My parents always allowed me to express myself in what I wore, but my sister was like a goddess. A spitting image of my actress mother. And my brother? Well, he was a boy so he had it in the bag (so I thought – he was prescribed Roaccutane in his teens and my mum would comment about how clear and fair it made his skin and how she should perhaps try it on herself). All these undertones throughout my childhood really caused me to reflect on how I saw myself in the mirror and how much of a bearing what other people thought and what I saw in the media shaped those views. It was a confusing time – my father encouraged my travel, my identity, my expression and educational goals and my mum, although she was proud of me, mostly wanted me to find a good husband. And she felt the way to do that was to be the most beautiful I could, including being fair.
But she wasn’t entirely to blame. Although I wish she didn’t focus so much on my looks (and rather on my hilarious and witty personality) I also understand how much of an influence other women within the community played a part – gossiping, comparing. She wanted me to succeed and this was the way she felt it was possible.
Fast forward many years ahead and out pops my daughter. Everything changed and I began to educate myself on colourism and the importance of multicultural friendships and influences, which I didn’t have growing up. I either had white or south Asian friends. That’s it. Living and raising a family in the UK allowed for so much more exposure to all different kinds of people – something I had always longed for. And what was better it was on all sorts of platforms. I also felt strongly that I wanted to empower myself to stand up to those who still carried these colourism beliefs to be able to support my daughter. I always felt that standing up for myself or someone that I loved had to result in negative consequences (especially to those older than me – I was taught it showed a lack of respect) but I educated myself on how to handle these situations and I felt like I could breathe. I felt powerful and brave.
And this book was born. I wanted my daughter to have a book that was focused on the importance of strong community relationships and friendships – neighbourhood relationships with people from all different identities, cultures, religions and backgrounds. I also wanted mothers of my generation to be able to read this book and feel empowered to make change. Society will always have those that hold outdated beliefs that don’t align with ours, but having books such as this allows mothers to feel empowered and in turn to help change a generation, seeking beauty beyond the physical but rather in joy and love.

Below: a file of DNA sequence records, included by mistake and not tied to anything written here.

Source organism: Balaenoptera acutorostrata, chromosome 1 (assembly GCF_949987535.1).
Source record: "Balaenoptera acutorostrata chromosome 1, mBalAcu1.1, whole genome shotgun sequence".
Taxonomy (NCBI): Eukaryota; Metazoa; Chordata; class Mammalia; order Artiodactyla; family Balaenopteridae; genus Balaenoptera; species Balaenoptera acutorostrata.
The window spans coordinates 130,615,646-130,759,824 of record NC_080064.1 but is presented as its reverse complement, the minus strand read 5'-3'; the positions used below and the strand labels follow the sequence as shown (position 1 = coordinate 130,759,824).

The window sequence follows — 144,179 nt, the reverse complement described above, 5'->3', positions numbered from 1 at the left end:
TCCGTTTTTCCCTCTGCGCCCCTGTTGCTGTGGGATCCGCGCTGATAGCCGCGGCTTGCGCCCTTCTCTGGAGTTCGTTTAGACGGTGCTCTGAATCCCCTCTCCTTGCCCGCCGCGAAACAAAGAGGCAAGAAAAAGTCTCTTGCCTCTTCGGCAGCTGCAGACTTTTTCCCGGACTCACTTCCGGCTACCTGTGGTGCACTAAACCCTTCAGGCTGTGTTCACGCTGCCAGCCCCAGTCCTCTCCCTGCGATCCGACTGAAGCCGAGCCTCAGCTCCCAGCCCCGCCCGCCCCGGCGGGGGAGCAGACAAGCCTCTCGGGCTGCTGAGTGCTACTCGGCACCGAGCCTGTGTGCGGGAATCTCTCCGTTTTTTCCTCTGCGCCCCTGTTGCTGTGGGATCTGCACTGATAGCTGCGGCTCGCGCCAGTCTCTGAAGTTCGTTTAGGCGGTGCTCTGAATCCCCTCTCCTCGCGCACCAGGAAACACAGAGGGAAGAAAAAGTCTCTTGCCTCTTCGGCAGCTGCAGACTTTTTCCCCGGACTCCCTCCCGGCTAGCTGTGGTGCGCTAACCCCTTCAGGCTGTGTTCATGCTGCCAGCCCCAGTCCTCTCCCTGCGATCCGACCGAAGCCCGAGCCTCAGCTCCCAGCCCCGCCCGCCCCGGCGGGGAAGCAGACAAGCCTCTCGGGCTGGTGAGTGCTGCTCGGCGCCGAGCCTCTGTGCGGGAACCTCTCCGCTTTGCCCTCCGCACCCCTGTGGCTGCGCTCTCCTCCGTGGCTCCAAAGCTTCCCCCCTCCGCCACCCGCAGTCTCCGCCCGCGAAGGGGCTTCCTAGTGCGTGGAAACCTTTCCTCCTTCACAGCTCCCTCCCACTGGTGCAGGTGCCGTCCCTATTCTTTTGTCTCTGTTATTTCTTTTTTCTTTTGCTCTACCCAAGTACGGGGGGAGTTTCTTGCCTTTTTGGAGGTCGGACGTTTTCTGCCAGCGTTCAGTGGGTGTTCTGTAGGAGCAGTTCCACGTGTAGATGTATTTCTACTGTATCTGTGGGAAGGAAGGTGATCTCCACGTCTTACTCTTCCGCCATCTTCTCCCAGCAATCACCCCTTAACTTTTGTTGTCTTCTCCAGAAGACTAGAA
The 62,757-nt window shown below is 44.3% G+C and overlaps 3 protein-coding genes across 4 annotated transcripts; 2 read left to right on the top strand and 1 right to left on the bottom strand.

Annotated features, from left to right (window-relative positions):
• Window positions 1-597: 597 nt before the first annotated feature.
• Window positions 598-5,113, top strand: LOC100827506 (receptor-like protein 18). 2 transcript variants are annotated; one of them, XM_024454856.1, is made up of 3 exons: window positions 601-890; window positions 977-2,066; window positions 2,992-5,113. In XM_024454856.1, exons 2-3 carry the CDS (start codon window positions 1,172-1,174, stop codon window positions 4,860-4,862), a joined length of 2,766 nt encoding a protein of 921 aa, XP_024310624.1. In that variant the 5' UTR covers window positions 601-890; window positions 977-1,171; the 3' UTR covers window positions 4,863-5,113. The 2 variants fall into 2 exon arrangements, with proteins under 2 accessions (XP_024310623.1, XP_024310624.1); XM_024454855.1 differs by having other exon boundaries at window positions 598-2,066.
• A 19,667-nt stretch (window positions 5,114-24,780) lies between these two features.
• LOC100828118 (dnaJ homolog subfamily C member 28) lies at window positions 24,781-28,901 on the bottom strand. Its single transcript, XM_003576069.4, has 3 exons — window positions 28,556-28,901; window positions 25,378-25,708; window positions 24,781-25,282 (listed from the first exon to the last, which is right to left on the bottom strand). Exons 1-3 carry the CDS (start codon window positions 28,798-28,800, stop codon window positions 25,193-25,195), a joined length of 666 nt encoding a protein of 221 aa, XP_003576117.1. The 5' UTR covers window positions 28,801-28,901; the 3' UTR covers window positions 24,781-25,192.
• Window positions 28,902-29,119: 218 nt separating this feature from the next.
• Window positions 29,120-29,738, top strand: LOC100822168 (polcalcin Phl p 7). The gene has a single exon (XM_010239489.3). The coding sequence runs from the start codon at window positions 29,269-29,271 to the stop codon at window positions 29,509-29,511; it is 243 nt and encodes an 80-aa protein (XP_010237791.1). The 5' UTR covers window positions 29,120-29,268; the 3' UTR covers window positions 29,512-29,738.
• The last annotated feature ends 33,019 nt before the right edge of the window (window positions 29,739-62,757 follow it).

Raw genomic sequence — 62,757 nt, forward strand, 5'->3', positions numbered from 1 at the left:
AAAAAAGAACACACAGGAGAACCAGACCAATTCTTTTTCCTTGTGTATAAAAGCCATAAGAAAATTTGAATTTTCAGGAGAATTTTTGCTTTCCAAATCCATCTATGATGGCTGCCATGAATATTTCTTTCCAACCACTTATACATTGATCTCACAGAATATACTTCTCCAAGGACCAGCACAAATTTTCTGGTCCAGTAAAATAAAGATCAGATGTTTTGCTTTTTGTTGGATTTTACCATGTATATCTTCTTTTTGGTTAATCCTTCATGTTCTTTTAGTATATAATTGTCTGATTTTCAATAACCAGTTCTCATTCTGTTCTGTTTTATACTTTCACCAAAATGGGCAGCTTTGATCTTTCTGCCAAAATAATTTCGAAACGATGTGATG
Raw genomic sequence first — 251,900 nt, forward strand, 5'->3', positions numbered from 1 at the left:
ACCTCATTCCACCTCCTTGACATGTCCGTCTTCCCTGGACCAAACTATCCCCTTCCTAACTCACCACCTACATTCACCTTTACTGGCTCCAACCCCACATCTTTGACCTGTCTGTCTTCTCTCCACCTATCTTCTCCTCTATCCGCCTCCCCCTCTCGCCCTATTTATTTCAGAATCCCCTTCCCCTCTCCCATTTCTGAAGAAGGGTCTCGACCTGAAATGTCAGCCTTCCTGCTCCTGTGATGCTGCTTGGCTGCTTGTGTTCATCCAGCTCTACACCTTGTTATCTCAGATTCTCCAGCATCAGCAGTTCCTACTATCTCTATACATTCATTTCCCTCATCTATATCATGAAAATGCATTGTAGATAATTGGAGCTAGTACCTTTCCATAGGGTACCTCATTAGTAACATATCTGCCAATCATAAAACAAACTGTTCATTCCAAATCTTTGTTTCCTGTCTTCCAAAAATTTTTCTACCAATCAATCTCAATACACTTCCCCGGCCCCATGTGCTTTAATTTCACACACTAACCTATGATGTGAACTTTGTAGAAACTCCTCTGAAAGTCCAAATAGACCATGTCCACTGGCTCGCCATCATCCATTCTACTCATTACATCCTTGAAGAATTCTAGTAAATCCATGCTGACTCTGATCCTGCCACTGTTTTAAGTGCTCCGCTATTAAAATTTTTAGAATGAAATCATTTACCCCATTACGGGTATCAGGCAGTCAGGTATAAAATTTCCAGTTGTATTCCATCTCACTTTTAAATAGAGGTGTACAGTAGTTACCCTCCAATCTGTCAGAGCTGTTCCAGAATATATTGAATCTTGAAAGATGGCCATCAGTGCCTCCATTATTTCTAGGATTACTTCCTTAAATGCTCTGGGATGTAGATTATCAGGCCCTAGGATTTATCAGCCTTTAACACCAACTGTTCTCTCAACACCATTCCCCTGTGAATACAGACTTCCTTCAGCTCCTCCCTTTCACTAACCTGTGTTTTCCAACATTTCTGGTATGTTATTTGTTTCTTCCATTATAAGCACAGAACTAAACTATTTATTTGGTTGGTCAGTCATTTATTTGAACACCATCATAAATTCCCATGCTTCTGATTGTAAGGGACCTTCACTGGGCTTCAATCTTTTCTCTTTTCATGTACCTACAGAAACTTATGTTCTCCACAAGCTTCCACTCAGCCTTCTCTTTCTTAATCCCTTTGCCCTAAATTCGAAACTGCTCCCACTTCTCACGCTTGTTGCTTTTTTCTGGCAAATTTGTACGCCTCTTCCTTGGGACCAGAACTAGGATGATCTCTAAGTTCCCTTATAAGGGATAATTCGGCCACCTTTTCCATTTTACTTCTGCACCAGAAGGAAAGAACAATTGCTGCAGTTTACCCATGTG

Mothers in the south Asian community can be incredibly powerful in shaping community and generational views and I feel it’s time to use that power for a much-needed positive change – through education and conversation – and a wonderful children’s books of course! In all honesty, I didn’t know colourism was a construct until just a few years ago. I just knew that I hated the thought of a person being judged on something they couldn’t control. Being fair was the lucky hand you were dealt with and if you weren’t, there were different things you had do to ensure you were fair – including wearing foundation in shades much lighter than your own skin.
I wanted this book not to sugar coat the things that we were exposed to as I feel it is important for people to recognise phrases and actions that are in fact harmful and colourism-related, not just cultural or beauty related or someone looking out for your best interest. We should be able to more than co-exist with people of all shades of colour, to wear what we want and know that it does not in any way reflect our success and has no bearing on our own self love, self worth and the love we receive from others."
The story is beautifully illustrated by Michaela Dias-Hayes who drew on her own heritage and family to bring her characters authenticity. Sunflower Sisters is the first in a new and uplifting book series from Owlet Press. Publisher, Sam Langley-Swain, said “The partnership between two creators with lived experiences and our investment in seeking advice from the right voices in and around our industry has helped us tackle this important issue in a sensitive and authentic way. The result is one of the first picture books to address colourism in a direct and uplifting way.”